From press reports
Louisville High School is well known for its rich football tradition, claiming as many state championships as any other school in Mississippi history.
Now, the Winston County school can claim something else. Louisville is one of a handful of schools in North Mississippi to have its own mobile app.
Bfac.com, based out of Ridgeland, designed and built the Louisville High app, which is available on iphones, ipads, android phones, android tablets and an HTML5 version on other devices like Blackberry and Windows.
In other words, Louisville High app can go with you 24 hours a day, seven days a week and never leave your side.
We have one of the best athletic programs in the state and the app gives us one more avenue to get info out across the state, with schedules and rosters and easy access to statistics,” Louisville High principal Kyle Hammond said. “It gives our students a chance to apply their knowledge of technology and gives them a learning experience as well.”
The Louisville High app gives contact information, app alerts, calendar of events, a fanwall, points of interest, car finder, a submit photo tab, a photo gallery, a share tab, an athletic tab with rosters and schedules, twitter feeds, lunch menu and a quick contact feature. The app also has the capability to send out push notifications or messages to all of its subscribers or even a certain area, for example, at a football game to cheer on the team.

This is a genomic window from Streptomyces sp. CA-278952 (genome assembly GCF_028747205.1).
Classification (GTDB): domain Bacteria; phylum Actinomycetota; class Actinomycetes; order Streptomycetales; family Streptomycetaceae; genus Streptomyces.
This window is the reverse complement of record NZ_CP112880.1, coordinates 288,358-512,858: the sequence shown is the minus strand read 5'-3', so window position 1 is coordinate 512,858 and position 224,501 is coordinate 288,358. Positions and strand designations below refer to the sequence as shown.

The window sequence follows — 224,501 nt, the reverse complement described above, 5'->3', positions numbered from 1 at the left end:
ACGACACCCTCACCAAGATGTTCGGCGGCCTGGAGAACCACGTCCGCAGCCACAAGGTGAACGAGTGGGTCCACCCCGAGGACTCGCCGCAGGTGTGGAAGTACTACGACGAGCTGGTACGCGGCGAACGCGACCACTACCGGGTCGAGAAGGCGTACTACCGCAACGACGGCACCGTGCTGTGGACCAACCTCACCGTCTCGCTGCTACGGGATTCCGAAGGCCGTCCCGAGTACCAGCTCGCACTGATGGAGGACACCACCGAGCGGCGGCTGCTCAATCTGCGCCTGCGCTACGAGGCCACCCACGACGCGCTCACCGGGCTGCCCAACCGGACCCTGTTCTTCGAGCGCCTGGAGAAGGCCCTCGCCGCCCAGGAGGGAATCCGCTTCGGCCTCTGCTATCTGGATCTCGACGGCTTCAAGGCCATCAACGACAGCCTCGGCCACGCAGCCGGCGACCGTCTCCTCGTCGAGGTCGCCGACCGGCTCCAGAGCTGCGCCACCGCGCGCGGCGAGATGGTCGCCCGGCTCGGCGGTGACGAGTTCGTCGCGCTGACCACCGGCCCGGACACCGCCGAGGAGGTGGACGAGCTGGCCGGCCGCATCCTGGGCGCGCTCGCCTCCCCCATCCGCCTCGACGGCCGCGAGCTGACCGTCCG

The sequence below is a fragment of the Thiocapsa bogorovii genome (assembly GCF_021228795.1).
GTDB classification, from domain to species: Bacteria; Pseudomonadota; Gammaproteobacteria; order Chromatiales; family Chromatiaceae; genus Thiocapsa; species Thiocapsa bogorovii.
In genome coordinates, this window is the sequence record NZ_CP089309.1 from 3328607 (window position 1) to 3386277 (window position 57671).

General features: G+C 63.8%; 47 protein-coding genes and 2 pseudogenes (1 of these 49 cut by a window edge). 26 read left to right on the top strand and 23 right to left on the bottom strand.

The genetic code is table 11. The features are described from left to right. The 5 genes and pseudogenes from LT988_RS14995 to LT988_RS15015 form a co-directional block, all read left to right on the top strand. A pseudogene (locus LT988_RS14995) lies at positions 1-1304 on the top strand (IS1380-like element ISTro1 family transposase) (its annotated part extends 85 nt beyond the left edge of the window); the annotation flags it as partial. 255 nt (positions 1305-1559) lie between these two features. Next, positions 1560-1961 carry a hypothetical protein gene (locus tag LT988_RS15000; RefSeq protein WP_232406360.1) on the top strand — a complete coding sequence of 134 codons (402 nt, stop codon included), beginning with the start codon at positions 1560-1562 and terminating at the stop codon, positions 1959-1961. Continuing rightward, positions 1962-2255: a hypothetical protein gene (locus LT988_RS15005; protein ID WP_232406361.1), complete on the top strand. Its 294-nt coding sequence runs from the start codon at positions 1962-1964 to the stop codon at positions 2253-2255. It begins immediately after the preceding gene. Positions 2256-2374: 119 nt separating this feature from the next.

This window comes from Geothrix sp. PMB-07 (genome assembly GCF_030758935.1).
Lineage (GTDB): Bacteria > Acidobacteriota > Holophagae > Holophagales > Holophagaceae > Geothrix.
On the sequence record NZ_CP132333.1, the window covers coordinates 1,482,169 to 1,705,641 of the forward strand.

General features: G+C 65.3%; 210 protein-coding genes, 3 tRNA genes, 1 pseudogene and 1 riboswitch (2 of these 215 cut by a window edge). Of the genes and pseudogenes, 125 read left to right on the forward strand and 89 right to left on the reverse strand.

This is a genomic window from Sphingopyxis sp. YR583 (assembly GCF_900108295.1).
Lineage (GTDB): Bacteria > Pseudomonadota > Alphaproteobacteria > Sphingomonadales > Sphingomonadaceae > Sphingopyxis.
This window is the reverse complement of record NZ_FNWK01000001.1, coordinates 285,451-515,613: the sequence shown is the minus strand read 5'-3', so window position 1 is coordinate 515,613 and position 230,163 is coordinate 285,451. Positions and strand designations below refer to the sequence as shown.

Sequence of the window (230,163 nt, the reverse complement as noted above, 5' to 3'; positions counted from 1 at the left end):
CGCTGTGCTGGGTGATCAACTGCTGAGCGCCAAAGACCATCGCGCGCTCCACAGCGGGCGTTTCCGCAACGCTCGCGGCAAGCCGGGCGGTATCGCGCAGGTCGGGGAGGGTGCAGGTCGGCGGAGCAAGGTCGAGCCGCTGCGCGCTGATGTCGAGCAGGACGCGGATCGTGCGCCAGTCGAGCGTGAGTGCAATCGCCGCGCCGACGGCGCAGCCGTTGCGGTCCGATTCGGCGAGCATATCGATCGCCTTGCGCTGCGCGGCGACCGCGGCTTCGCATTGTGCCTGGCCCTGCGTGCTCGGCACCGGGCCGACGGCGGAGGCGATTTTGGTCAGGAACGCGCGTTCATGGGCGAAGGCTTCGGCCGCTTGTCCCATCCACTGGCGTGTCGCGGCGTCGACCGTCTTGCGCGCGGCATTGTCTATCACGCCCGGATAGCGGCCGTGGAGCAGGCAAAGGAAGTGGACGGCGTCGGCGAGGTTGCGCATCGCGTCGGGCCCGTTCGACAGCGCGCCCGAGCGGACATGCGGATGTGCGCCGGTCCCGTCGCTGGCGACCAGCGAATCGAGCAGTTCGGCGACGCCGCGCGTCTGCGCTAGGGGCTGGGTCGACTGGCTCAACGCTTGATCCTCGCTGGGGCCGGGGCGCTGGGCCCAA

The Louisville High has the potential for several hundred downloads from not only Winston County, but from around the country and across the world. Servicemen in foreign countries can now keep up with Louisville High by downloading the app.
“Every school will eventually have their own mobile app, and Louisville is just one of the first,” said Brad McMullan, bfac.com’s CEO and president. “This administration decided to set the bar high by providing students. parents, fans and recruiters with access to the school with the Louisville Mobile App.”
According to Forbes magazine, apps are looked at more than websites and mobile websites combined. According to the CITA, there are more cell phones than people in Mississippi.